How to eat and drink at one of the world’s best restaurants
Here’s something you might not know about the best restaurants in the world. Gone are the days where the diner was treated like the village dunce, bowing down to the maitre d’, being scoffed at for mispronouncing Gewürztraminer (it’s a hard word!). Today, the way you can tell you are in a truly great restaurant is when the service is easy and warm, with not an inch of pretension – where you are treated like a long lost friend, not a second-class citizen.
And so it is at Quay, recently announced as the 58th best restaurant in the world by the San Pellegrino World’s Best Restaurants awards. We are greeted with a bright and cheery, “Good evening! Welcome!” as we walk in, and our waiter for the evening is cracking jokes and making us feel at ease throughout the night. Now that’s service.
Not only that – but our query of whether the sommelier can give us half glasses of wine to match each of the eight dishes we’ve ordered between two goes down a dream. (We go for the $175 four-course meal over the $235 eight-course dego – it’s still eight dishes if you’re down to share, so is better value). “Of course madam,” he says, “that’s no problem.” And this might be the ultimate hack at Quay, because six glasses of beautiful wine, carefully matched to our particular choice of dishes by experts, set us back only $65. This is an expensive restaurant, but that is fantastic value.
You come to a place like this for that level of care. That, and truffles. The amuse-bouche comes out in a small ceramic bowl. It’s a little splodge of truffle-infused pomme purée crowned with a fresh shaving of the stuff. The server pours over deep-flavoured oxtail consommé and we are encouraged to drink it straight from the bowl. It’s a definite statement that this is not your typical fine dining experience: this is about pleasure, and even, dare we say it, comfort.
Executive chef Peter Gilmore seems to have reached a creative peak over the past year, gathering as he has, some of the finest techniques in cooking, demonstrated both here and across the water at his new restaurant, Bennelong. His palate is arguably second to none in Sydney, and so we encourage you to order some of the more delicate dishes to get the most out of his, and chef de cuisine Robert Kabboord’s, skills. Try the marron. The shell-free, sweet meat is served as a slim baton, dressed in the tiny roe of John Dory, with hits of sharp lemon jam and cool cultured cream. It’s topped with peppery nasturtium leaves and is a beautifully clean, refreshing way to start.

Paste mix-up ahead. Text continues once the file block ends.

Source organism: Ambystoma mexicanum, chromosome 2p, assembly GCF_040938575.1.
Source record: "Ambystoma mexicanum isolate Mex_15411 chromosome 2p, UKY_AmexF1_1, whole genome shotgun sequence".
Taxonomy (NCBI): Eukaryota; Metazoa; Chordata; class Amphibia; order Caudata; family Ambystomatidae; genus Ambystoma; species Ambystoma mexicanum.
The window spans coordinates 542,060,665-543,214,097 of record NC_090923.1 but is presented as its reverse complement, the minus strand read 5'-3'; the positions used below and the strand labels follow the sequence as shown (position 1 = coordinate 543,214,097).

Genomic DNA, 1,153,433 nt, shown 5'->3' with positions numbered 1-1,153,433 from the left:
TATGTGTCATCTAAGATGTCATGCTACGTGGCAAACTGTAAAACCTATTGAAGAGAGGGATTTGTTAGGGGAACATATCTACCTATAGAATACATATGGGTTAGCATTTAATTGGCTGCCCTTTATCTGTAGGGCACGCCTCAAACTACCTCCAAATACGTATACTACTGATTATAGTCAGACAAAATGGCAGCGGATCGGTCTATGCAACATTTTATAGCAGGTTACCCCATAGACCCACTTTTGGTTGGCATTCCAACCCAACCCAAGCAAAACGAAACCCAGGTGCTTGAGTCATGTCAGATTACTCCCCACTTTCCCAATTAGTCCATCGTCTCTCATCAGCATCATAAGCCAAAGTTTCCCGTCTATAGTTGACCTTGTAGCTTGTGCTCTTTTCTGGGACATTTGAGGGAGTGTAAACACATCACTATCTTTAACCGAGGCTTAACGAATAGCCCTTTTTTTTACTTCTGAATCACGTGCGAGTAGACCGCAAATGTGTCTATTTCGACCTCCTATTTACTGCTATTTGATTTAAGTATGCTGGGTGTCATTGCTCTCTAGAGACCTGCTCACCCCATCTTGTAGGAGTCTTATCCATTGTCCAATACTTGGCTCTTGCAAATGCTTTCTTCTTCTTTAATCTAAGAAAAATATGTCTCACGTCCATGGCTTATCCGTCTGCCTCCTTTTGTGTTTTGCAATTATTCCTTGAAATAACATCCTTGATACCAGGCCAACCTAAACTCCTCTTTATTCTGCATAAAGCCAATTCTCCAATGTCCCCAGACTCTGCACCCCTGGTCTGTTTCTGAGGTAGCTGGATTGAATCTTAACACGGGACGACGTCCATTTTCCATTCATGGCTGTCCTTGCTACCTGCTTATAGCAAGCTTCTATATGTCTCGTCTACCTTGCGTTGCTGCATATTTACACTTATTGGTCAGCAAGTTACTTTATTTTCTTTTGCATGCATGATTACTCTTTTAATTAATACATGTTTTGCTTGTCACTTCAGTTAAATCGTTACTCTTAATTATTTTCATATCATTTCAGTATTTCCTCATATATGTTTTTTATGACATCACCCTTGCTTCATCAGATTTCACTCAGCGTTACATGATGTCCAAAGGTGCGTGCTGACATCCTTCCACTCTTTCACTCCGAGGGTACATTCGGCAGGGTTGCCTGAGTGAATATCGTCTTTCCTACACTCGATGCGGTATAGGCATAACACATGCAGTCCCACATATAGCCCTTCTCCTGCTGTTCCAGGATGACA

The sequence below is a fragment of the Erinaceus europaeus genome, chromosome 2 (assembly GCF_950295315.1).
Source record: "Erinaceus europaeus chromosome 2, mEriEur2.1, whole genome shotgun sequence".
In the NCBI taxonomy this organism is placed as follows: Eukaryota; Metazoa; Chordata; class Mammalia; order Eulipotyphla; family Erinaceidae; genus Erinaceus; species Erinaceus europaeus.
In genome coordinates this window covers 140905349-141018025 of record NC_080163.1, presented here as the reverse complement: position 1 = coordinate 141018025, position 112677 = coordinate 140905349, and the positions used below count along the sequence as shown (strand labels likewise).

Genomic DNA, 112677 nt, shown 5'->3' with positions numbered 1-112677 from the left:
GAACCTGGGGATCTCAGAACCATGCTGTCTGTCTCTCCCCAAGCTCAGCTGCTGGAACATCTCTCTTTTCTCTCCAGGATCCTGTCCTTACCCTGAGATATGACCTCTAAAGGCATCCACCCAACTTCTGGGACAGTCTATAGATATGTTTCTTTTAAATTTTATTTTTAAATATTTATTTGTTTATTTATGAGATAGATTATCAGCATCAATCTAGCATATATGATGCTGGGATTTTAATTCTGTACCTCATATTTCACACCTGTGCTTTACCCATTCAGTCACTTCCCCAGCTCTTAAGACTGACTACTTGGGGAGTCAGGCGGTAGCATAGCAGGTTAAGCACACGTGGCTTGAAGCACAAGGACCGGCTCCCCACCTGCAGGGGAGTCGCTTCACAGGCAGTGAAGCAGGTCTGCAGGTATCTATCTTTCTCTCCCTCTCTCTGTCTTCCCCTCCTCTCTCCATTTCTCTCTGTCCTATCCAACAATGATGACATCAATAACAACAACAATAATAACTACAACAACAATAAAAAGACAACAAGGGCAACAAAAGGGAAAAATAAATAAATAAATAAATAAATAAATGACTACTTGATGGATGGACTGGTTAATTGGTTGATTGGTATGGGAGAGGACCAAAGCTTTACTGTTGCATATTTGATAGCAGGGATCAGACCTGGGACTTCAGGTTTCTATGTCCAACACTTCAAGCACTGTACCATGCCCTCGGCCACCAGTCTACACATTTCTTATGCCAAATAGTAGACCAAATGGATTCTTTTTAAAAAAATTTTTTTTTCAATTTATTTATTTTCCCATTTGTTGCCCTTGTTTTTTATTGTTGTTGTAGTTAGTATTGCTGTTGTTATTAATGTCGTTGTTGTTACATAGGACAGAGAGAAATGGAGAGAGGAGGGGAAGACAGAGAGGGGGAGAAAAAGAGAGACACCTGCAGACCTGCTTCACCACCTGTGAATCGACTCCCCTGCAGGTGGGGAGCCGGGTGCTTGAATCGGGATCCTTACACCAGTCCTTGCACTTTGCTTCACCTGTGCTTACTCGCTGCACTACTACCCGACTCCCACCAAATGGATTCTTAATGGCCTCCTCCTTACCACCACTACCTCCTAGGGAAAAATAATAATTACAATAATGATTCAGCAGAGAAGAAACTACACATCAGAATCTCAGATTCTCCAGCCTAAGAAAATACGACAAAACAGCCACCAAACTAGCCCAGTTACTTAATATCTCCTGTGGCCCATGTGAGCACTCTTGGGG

In contrast, the steak tartare brings the scent of the smoker straight to your nose as it’s brought over. It tastes like the fanciest, most complex barbecue sauce you’ve ever tried: smoked, cubed David Blackmore wagyu; textural, fermented rye crisps and hot-and-cooling horseradish cream. It’s topped with teeny-tiny mushrooms, to make you feel all Alice in Wonderland while you eat it.
We love the next course of chocolate black pudding hidden under an avalanche of crisp shards of chestnut floss and topped with more of those seasonal Manjimup truffles. The chocolate is barely-there, just present enough to give a bit of smoky fragrance, and the mushroom cream makes the dish taste buttery and umami simultaneously. The snapper is the wedding dress of dishes: it’s steamed to be light but firm, and is served with soft curls of the whitest squid, small disks of tiny, blushing-pink turnip and a savoury broth that contrasts with the other, more delicate flavours. Try it with a glass of buttery Victorian Domenica Roussanne/Marsanne wine, which brings out the creamy elements of the fish.
And you’re not going to leave without trying the Snow Egg, right? Poor Mr Gilmore might not ever be able to take this off the menu, given its sparkling reputation. But rest assured it’s stayed on there for a reason. The fruit changes by the seasons but the night we’re in, jackfruit is the prima donna. The fool, made from the fruit, at the base of the glass (Riedel, no less) is frothy and light; the jackfruit granita, punchy and refreshing; the poached meringue and ice cream interior complements the malted sugar shell so that together they bring back nostalgic reveries of childhood fairy floss. It’s an exceptional dessert, and really is all it’s cracked (sorry) up to be.
And we have got to talk about that view. Most tables are situated by the vast glass windows, and as long as there isn’t a ship in that day (check here before you book) each boasts perfectly framed outlooks of all that Circular Quay has to offer, be it bridge or Opera House. The view of the nation’s iconic building is second to none: magnificently lit at night, its dramatic profile only gets more mesmerising as the night wears on. Seated here, you will fall in love with the Opera House all over again. You might even fall in love with fine diners all over again while you’re at it – we know we have.